Getting Your Tubes Tied

Surgical Tubal Ligation Options

Getting Your Tubes Tied
Getting Your Tubes Tied. Steve Debenport/Vetta/Getty Images

You may have heard people mention that they have had their tubes tied. But what does this actually mean? Do doctors actually tie your tubes -- like in a bow or a knot? Let me clear this up for you.

Having Your Tubes Tied = Tubal Ligation

Tubal ligation is a permanent form of contraception. Getting your tubes tied is another way of saying that you have had a tubal ligation. This is a surgical tubal ligation procedure that closes off your fallopian tubes.

Once the tubes are sealed, sperm will not be able to get to and fertilize an egg -- this then means that you can't get pregnant.

Are My Tubes Actually Tied?

Maybe... you can have your tubes tied in several ways. Your doctor can seal your tubes during a tubal ligation by:

  • Clamping them with rings, clamps, or clips.
  • Cutting and sealing them shut with an electric current (electrocautery).
  • Tying your tubes, cutting them, and then stitching or electrically sealing them.

Okay, so I get that these options sound a little painful, but you will not be awake during your tubal ligation. If you are totally opposed to having your tubes tied surgically, there is a non-surgical permanent birth control option called Essure.

Surgical Tubal Ligation Options:

Your health may determine which surgical tube tying procedure is best to have. Your doctor will consider your body weight and whether or not you have had previous abdominal surgery.

The following are the different surgical options for having your tubes tied:

1. Laparoscopy:

Laparoscopic sterilization is one of the two most common methods of having your tubes tied. During this procedure, a little incision is made in or near your belly button to allow for a laparoscope (a small, telescope-like instrument with a light) to be inserted.

This allows for the surgeon to see your fallopian tubes. The surgeon may insert another device through the laparoscope to seal your fallopian tubes (or will tie your tubes through another small incision). Then the incision(s) is closed. A tubal laparoscopy procedure only takes about 30 minutes. There is usually minimal scarring, and you will most likely get to go home the same day.

2. Mini-Laparotomy:

A mini-laparotomy (or mini-lap) is the other most common method of having your tubes tied. Most women will have this procedure done right after giving birth. During a postpartum mini-laparotomy, the surgeon makes a small incision just below the belly button. Because the uterus is still enlarged from being pregnant, the fallopian tubes are right at the top of the uterus -- which is located just under your belly button. The fallopian tubes are then pulled up into or out of the incision and closed off.  The tubes are put back into place, and the incision is stitched shut.

3. Laparotomy:

A laparotomy procedure (also known as an open tubal ligation) is considered to be major surgery -- so it is not used as commonly as laparoscopy and mini-laparotomy. The surgeon will make a larger incision (about 2 to 5 inches) in the abdomen.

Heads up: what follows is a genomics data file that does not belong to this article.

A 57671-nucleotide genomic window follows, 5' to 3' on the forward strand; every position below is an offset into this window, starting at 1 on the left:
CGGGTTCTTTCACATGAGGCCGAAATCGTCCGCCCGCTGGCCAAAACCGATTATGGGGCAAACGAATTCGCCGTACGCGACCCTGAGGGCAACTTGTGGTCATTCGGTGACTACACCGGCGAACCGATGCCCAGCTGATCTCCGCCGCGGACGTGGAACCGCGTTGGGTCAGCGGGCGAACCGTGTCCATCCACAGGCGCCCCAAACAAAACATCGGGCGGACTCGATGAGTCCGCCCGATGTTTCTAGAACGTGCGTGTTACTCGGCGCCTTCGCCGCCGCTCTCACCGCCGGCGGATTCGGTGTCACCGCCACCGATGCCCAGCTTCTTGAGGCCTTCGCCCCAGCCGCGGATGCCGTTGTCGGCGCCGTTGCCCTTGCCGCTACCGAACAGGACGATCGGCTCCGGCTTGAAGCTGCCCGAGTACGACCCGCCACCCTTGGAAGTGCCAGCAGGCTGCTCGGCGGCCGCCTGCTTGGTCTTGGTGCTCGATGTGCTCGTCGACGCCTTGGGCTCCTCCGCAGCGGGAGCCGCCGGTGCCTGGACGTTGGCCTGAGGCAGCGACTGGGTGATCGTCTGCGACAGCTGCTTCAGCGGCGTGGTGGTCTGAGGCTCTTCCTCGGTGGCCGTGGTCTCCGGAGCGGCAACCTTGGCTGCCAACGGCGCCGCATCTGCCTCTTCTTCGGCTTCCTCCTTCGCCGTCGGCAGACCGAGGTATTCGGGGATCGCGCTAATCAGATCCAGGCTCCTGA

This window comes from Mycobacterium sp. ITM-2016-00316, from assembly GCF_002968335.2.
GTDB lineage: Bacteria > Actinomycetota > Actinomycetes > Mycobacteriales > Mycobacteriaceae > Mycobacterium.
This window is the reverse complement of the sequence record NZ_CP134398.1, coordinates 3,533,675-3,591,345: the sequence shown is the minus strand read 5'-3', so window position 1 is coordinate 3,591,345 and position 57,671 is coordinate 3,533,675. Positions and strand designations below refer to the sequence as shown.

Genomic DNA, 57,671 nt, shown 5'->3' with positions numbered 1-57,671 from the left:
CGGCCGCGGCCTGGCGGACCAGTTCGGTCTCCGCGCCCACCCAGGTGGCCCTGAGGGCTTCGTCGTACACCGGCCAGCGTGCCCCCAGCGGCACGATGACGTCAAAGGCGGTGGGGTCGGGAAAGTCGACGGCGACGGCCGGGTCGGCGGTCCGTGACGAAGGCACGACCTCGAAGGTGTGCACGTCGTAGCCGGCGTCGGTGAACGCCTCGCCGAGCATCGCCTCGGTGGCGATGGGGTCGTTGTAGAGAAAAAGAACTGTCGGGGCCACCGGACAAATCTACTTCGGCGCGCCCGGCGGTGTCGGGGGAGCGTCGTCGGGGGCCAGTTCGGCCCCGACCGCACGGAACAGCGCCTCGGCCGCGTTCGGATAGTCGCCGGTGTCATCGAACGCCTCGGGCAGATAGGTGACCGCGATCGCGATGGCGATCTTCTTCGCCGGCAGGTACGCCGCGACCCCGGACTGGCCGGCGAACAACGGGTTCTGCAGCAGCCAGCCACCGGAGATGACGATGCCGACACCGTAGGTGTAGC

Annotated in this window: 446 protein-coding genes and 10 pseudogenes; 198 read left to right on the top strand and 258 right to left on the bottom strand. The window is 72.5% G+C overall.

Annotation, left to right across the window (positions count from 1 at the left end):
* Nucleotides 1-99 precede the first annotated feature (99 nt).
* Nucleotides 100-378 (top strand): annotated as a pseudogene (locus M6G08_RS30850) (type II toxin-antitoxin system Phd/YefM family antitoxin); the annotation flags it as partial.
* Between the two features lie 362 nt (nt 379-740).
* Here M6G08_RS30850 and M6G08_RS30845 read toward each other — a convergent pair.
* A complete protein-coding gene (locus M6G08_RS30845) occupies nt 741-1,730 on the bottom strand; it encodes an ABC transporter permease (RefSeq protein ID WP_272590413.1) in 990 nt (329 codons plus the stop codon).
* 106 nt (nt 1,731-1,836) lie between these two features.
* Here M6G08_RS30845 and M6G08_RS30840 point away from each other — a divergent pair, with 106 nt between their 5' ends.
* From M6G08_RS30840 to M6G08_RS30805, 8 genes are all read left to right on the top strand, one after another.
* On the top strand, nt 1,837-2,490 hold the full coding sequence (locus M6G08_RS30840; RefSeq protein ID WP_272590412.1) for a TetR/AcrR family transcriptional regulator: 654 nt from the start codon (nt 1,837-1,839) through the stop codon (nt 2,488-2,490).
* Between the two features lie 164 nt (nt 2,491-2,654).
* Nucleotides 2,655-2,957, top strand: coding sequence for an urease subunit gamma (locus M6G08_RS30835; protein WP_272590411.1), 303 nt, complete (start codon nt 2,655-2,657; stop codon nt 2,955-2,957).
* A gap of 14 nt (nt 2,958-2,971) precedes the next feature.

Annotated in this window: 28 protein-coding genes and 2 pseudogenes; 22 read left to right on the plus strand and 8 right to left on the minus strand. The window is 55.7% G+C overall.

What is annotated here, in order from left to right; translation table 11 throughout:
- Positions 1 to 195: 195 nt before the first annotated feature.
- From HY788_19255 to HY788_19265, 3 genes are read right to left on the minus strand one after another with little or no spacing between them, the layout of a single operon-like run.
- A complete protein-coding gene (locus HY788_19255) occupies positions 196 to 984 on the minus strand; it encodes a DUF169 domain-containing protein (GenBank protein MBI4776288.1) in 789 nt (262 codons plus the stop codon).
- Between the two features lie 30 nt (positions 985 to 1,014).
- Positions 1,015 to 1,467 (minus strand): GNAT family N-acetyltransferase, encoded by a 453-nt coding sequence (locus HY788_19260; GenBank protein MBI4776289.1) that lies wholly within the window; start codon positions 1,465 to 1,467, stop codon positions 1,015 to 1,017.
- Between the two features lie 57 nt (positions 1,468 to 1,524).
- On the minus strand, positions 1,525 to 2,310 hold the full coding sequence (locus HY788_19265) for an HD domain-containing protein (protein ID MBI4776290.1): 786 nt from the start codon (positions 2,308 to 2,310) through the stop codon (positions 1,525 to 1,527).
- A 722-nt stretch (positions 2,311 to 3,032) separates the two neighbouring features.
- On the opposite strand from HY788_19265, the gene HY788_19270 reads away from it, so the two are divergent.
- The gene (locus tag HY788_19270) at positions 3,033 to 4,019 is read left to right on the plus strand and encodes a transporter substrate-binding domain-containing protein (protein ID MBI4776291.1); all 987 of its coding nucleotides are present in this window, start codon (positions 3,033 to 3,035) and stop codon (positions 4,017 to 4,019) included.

The fallopian tubes will then be pulled up into or out of the incision, closed off/sealed shut, and put back into place. The incision will then be stitched closed. An open tubal ligation is usually performed right before or after some other type of unrelated abdominal surgery, such as a Cesarean section.

4. Culdoscopy and Colpotomy:

Culdoscopy and colpotomy are two types of incisions that are used during vaginal sterilization approaches. Having your tubes tied by a vaginal method was once the preferred technique. But, since culdoscopy and colpotomy have higher risks, laparoscopic surgery is now the more common way to have your tubes tied.

Your doctor may choose to do a culdoscopy or colpotomy if you are obese (or very overweight) or if you have a retroverted uterus. Both of these are small incisions made into vaginal wall -- but they may be more difficult to perform because you must be in lithotomy position (legs in stirrups) while under anesthesia.

5. Hysterectomy:

A hysterectomy is a procedure to where your uterus is removed. It is also considered to be major surgery. A hysterectomy is technically not a tubal ligation procedure. But, once your uterus is removed, there is nowhere for an egg to implant (so you cannot become pregnant). A hysterectomy can be performed through the vagina (vaginal hysterectomy) or abdomen (abdominal hysterectomy).

Medical and Non-Contraceptive Advantages of Getting Your Tubes Tied:

If you have surgically had your tubes tied, you may have also gotten an extra medical benefit. Research has shown that a tubal ligation lowers your risk for ovarian cancer. Having your tubes tied can reduce your risk of ovarian cancer by about 30%. Although the exact reason for this is unknown, the two main theories suggest:

  • When you have your tubes tied, the blood supply to your ovaries is interrupted. This may alter your hormone levels, which results in the reduced risk of ovarian cancer.
  • The closing off of the fallopian tubes may, perhaps, protect the ovaries from environmental agents that could cause cancer.

One last added benefit... having your tubes tied may also lower your chances of having pelvic inflammatory disease (PID).


Rice MS, Murphy MA, Tworoger SS. "Tubal ligation, hysterectomy and ovarian cancer: A meta-analysis." Journal of Ovarian Research. 2012; 5(1):13-28. Accessed via private subscription.

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